Mexico City – Mexico’s President-elect Andres Manuel Lopez Obrador has promised to reopen the case of the 43 missing students from a rural teacher’s college in Ayotzinapa, who disappeared after the police intercepted them on their way to a protest four years ago.
The case has drawn widespread, symbolising how the state of corruption and impunity that has become the norm in the country.
The government of outgoing President Enrique Pena Nieto effectively closed the case a few months after the incident, claiming they had obtained confessions from local drug gang members who said they burned all 43 bodies in a dumpster after being instructed by the police to murder the students.
However, international experts dispute that account, pointing to a number of irregularities with the case, including confessions obtained by torture, illegal arrests of key suspects and lack of physical evidence to sustain the arguments.
In an unprecedented ruling in July, a court ordered the creation of a special commission to reopen and pursue the case. But a coordinated government effort halted its progress claiming such a commission would be overstepping jurisdictions. Earlier this week another court upheld the creation of the commission.
Lopez Obrador, who will be taking office in December, told reporters on Wednesday that he will see to it that the commission moves forward in investigating the case.
“No matter what, on December 1st, I will issue an executive order to create the investigative commission and set up the procedure to access truth and justice,” he said, surrounded by relatives of the missing students. He added that he will “open the doors” to all international organisations that have been “fighting against all odds to prevent this case from closing”.
Epifanio Alvarez Carbajal, father of Jorge Alvarez Nava, one of the missing students, shared the stage with Lopez Obrador.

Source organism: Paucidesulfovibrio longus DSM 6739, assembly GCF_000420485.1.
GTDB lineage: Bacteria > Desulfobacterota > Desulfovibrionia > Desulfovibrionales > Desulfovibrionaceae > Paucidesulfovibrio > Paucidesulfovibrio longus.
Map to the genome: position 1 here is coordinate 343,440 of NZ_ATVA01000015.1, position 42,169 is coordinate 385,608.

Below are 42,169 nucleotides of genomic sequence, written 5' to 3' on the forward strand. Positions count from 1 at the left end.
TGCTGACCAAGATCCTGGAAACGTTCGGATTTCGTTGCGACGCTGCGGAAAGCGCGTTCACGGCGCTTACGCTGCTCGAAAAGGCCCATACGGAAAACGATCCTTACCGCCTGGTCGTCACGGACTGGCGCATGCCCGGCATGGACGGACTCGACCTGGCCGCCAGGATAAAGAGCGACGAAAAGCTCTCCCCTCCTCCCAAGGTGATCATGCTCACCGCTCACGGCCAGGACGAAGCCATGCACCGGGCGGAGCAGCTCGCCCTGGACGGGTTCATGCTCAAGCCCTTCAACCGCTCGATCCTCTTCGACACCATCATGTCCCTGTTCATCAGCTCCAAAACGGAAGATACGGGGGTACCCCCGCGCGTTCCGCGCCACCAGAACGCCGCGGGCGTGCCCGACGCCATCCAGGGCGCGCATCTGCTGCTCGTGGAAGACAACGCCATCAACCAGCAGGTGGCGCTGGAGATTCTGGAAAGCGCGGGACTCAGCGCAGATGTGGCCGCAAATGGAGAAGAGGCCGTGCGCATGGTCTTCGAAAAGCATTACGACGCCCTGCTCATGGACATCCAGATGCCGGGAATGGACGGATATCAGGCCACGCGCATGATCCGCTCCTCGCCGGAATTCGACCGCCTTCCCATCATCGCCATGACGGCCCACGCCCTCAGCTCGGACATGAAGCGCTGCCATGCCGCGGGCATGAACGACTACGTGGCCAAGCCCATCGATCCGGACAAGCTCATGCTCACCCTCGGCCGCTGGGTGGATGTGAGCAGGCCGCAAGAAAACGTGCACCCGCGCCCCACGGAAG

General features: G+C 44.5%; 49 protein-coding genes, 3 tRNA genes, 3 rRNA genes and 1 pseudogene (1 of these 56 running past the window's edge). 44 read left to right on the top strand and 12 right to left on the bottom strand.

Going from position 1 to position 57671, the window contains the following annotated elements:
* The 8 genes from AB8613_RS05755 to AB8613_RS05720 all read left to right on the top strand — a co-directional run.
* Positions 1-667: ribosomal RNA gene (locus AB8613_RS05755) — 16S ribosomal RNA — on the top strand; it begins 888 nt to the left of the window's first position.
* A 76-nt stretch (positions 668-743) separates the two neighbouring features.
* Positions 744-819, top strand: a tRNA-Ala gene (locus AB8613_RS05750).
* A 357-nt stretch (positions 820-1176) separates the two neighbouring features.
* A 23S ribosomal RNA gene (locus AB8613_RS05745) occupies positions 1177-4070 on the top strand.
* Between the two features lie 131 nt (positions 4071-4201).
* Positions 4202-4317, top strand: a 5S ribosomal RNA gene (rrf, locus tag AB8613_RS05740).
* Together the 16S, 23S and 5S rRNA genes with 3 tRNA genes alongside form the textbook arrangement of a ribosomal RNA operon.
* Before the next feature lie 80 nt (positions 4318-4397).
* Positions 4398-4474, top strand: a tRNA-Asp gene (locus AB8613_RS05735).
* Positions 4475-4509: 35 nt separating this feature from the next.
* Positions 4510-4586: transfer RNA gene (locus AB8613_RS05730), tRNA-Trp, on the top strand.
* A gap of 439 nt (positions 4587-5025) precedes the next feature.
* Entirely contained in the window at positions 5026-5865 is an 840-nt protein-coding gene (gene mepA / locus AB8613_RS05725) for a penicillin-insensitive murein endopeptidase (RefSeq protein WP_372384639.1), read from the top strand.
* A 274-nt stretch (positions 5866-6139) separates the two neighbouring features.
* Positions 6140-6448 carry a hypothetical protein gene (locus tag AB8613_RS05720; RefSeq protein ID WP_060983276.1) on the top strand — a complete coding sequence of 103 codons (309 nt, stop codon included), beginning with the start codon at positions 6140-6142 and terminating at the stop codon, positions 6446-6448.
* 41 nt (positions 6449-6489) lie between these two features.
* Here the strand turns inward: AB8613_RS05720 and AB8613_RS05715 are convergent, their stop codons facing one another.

|Parents say they’re hopeful in Lopez Obrador’s promises [Lucina Melesio/Al Jazeera]|
“We feel great hope,” Carbajal said, choking back his tears. “If that’s not the case [accessing justice], I’d rather die. I can’t go on watching all these parents in pain.”
Clemente Rodriguez Moreno, whose son, Christian, also went missing, told Al Jazeera that he feels “stronger, stronger, strengthened, because no other president had given us hope before.”
A cold trail?
Mario Patran Sanchez, director of Centro Prodh, a human rights NGO that has been closely monitoring the case and co-organised Wednesday’s meeting, told Al Jazeera he believed solving the case four years later is “totally feasible”.
“This case is emblematic because it represents the heart of corruption and impunity of the country, and the main challenge is breaking impunity pacts,” Patron said. “Today’s meeting is important because there’s a clear expression of political will to solve this case.”
But not everyone agreed. Francisco Rivas Rodríguez, director of Observatorio Nacional Ciudadano, an NGO that monitors crime and justice, told Al Jazeera he is sceptical that the case can be solved because it’s been so long time since the incident, local authorities were negligent in handling the case and the federal government’s initial reaction was too slow.
While he said it’s good news that the investigation will continue, he is concerned that a “politically-motivated promise can cause more pain for the victims”.
“Opening the case does not necessarily mean the case can be solved,” he said. “This case is iconic and that’s why we understand its significance, but in reality these cases are all too common and they rarely are solved. Access to justice is poor in Mexico.”
|Mexican President-elect Andres Manuel Lopez Obrador poses with relatives of the 43 students of the teaching training school in Ayotzinapa who went missing in 2014 [Alfredo Estrella/AFP]|
According to Ernesto Schwartz Marin, a forensic anthropologist at Exeter University who co-founded citizen-led forensic database Ciencia Forense Ciudadana in Mexico to help families find their disappeared relatives, “Ayotzinapa is just the tip of the iceberg”.
“This case is being pursued because it’s been on the spotlight, but there’s thousands of disappeared that won’t access justice unless the system is changed from its roots,” Schwartz told Al Jazeera. “Morgues are overridden with bodies.”
‘Alive they took, alive we want them back’
Following Wednesday’s meeting and press conference, thousands joined the parents of the disappeared students to protest the government’s handling of the case.
Protesters chanted “alive they took them, alive we want them back”. A banner read “from Iguala to Los Pinos [the presidential house], prison to the murderers. The entire goddamn system is guilty.”
At the end of the rally, parents took turns speaking to the crowd.
“We’re very sad four years later, and we’re very angry at the government,” one of the mothers said, contesting the official account of what happened the night the students disappeared.
“Today we feel hopeful, we see a possibility with Lopez Obrador,” a father said.